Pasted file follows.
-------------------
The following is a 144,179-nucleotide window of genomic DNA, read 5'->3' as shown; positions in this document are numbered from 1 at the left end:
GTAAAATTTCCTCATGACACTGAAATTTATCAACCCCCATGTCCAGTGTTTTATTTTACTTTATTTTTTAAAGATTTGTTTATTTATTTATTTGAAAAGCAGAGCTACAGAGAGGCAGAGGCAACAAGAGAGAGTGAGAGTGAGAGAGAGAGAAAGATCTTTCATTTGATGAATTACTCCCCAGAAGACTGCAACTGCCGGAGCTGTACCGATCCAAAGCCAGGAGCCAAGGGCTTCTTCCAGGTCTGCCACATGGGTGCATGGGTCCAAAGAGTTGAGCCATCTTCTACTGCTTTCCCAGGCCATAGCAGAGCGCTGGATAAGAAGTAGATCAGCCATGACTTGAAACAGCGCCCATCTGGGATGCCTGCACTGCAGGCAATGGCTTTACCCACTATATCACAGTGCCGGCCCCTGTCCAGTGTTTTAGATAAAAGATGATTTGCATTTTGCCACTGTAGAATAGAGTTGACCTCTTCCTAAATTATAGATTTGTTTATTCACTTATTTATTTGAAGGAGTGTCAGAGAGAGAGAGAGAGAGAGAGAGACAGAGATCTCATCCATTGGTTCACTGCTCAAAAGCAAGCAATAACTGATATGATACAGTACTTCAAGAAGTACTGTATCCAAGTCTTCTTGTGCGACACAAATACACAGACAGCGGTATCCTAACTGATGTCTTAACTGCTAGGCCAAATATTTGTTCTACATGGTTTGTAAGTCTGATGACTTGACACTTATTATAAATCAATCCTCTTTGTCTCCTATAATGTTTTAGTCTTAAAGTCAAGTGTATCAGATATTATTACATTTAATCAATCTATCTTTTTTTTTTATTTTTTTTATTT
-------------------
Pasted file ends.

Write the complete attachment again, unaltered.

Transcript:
The following is a 144,179-nucleotide window of genomic DNA, read 5'->3' as shown; positions in this document are numbered from 1 at the left end:
GTAAAATTTCCTCATGACACTGAAATTTATCAACCCCCATGTCCAGTGTTTTATTTTACTTTATTTTTTAAAGATTTGTTTATTTATTTATTTGAAAAGCAGAGCTACAGAGAGGCAGAGGCAACAAGAGAGAGTGAGAGTGAGAGAGAGAGAAAGATCTTTCATTTGATGAATTACTCCCCAGAAGACTGCAACTGCCGGAGCTGTACCGATCCAAAGCCAGGAGCCAAGGGCTTCTTCCAGGTCTGCCACATGGGTGCATGGGTCCAAAGAGTTGAGCCATCTTCTACTGCTTTCCCAGGCCATAGCAGAGCGCTGGATAAGAAGTAGATCAGCCATGACTTGAAACAGCGCCCATCTGGGATGCCTGCACTGCAGGCAATGGCTTTACCCACTATATCACAGTGCCGGCCCCTGTCCAGTGTTTTAGATAAAAGATGATTTGCATTTTGCCACTGTAGAATAGAGTTGACCTCTTCCTAAATTATAGATTTGTTTATTCACTTATTTATTTGAAGGAGTGTCAGAGAGAGAGAGAGAGAGAGAGAGACAGAGATCTCATCCATTGGTTCACTGCTCAAAAGCAAGCAATAACTGATATGATACAGTACTTCAAGAAGTACTGTATCCAAGTCTTCTTGTGCGACACAAATACACAGACAGCGGTATCCTAACTGATGTCTTAACTGCTAGGCCAAATATTTGTTCTACATGGTTTGTAAGTCTGATGACTTGACACTTATTATAAATCAATCCTCTTTGTCTCCTATAATGTTTTAGTCTTAAAGTCAAGTGTATCAGATATTATTACATTTAATCAATCTATCTTTTTTTTTTATTTTTTTTATTT